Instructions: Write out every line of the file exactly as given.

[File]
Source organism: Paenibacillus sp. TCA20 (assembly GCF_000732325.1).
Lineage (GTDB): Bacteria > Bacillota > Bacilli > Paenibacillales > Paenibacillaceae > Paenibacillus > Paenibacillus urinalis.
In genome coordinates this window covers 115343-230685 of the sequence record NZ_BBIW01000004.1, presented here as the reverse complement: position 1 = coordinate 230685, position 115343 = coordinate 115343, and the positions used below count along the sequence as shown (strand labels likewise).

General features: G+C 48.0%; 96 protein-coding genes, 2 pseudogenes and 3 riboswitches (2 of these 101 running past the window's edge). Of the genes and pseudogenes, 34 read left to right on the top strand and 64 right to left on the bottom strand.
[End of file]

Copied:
Source organism: Paenibacillus sp. TCA20 (assembly GCF_000732325.1).
Lineage (GTDB): Bacteria > Bacillota > Bacilli > Paenibacillales > Paenibacillaceae > Paenibacillus > Paenibacillus urinalis.
In genome coordinates this window covers 115343-230685 of the sequence record NZ_BBIW01000004.1, presented here as the reverse complement: position 1 = coordinate 230685, position 115343 = coordinate 115343, and the positions used below count along the sequence as shown (strand labels likewise).

General features: G+C 48.0%; 96 protein-coding genes, 2 pseudogenes and 3 riboswitches (2 of these 101 running past the window's edge). Of the genes and pseudogenes, 34 read left to right on the top strand and 64 right to left on the bottom strand.